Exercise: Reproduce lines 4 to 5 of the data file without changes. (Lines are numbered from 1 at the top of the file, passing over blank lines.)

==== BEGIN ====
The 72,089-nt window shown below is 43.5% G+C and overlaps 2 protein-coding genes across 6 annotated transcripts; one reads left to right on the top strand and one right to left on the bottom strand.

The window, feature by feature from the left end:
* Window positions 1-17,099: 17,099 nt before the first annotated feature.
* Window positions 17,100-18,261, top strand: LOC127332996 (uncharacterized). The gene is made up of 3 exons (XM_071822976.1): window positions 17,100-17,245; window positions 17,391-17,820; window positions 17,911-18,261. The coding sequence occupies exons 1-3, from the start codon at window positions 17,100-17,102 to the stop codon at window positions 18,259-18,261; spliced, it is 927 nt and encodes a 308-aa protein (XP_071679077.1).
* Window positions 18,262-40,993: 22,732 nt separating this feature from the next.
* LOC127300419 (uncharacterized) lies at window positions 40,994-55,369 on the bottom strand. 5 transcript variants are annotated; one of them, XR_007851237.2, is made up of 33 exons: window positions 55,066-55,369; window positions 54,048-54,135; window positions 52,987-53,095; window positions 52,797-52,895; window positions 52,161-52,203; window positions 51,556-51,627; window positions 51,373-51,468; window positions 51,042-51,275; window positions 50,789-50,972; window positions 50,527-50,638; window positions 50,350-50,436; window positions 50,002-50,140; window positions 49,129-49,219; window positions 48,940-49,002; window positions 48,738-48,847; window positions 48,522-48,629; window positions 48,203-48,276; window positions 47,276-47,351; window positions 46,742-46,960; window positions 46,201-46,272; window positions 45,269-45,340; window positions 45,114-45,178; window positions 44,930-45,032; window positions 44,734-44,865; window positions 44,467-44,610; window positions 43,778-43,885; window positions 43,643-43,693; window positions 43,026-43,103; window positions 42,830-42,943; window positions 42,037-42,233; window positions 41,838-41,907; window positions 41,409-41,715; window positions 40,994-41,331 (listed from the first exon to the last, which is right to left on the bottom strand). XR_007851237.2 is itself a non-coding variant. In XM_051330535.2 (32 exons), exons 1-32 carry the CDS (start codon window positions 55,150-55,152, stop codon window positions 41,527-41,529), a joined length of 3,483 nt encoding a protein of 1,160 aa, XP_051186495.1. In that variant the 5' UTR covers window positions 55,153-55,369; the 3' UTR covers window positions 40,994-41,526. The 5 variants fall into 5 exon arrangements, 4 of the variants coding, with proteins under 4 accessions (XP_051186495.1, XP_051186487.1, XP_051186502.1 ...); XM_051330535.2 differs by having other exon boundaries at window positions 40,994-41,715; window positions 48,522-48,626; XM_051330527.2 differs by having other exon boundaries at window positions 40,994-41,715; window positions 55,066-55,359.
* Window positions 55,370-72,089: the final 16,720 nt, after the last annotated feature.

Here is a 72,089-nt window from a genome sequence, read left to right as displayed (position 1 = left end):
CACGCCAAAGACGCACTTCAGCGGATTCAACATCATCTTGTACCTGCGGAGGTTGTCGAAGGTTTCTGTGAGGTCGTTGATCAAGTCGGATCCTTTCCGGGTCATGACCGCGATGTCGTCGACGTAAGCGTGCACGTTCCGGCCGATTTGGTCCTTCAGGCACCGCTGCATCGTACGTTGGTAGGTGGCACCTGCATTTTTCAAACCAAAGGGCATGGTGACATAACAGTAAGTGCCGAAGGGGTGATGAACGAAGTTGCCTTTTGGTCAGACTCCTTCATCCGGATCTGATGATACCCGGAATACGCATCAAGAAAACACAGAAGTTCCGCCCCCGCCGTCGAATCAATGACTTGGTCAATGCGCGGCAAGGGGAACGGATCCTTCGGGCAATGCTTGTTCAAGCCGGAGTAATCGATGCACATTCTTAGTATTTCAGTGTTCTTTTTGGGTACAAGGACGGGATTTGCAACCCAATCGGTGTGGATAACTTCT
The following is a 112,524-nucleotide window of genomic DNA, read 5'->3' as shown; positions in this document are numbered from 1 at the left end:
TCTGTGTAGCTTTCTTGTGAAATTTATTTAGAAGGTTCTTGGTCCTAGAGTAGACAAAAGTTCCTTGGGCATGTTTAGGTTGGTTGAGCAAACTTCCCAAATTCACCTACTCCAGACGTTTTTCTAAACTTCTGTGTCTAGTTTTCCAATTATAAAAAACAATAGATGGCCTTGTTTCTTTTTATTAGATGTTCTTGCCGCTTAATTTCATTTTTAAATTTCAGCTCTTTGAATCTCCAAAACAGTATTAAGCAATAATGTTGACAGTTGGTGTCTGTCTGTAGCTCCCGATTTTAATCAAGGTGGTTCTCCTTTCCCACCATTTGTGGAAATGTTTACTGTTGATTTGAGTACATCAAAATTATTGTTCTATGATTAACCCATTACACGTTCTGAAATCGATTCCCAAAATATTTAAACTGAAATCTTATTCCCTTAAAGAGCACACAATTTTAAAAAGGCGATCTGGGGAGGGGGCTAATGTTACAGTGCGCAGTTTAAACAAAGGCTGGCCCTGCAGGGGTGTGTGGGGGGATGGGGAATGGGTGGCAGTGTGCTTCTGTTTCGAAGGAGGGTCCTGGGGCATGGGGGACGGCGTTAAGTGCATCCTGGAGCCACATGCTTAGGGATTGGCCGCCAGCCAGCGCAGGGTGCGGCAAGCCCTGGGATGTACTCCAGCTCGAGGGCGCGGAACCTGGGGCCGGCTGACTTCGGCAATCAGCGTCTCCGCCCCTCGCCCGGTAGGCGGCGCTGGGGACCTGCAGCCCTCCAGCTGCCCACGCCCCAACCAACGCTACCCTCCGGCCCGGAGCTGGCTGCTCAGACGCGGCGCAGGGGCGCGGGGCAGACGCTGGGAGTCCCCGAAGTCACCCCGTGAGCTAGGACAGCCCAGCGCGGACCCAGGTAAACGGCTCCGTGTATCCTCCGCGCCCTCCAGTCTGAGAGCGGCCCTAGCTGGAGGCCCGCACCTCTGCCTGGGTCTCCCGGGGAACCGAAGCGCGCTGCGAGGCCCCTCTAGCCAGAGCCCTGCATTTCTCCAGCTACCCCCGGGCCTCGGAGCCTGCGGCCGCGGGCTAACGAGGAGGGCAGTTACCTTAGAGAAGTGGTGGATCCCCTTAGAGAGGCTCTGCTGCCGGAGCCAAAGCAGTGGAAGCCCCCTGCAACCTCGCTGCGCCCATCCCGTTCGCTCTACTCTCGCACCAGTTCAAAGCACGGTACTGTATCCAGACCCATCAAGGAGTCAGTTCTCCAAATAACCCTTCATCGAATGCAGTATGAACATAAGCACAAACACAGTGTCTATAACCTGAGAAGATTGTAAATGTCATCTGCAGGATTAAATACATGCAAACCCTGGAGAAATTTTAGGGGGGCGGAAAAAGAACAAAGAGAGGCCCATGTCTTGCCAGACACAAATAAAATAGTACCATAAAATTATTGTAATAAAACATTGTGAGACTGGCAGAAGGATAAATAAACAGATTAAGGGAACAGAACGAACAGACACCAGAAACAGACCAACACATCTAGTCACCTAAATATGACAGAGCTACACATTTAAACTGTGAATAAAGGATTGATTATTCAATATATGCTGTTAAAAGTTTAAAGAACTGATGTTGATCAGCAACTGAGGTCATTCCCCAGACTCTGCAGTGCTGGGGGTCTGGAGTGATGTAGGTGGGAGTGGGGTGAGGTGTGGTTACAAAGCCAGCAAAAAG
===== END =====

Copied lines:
* Window positions 17,100-18,261, top strand: LOC127332996 (uncharacterized). The gene is made up of 3 exons (XM_071822976.1): window positions 17,100-17,245; window positions 17,391-17,820; window positions 17,911-18,261. The coding sequence occupies exons 1-3, from the start codon at window positions 17,100-17,102 to the stop codon at window positions 18,259-18,261; spliced, it is 927 nt and encodes a 308-aa protein (XP_071679077.1).
* Window positions 18,262-40,993: 22,732 nt separating this feature from the next.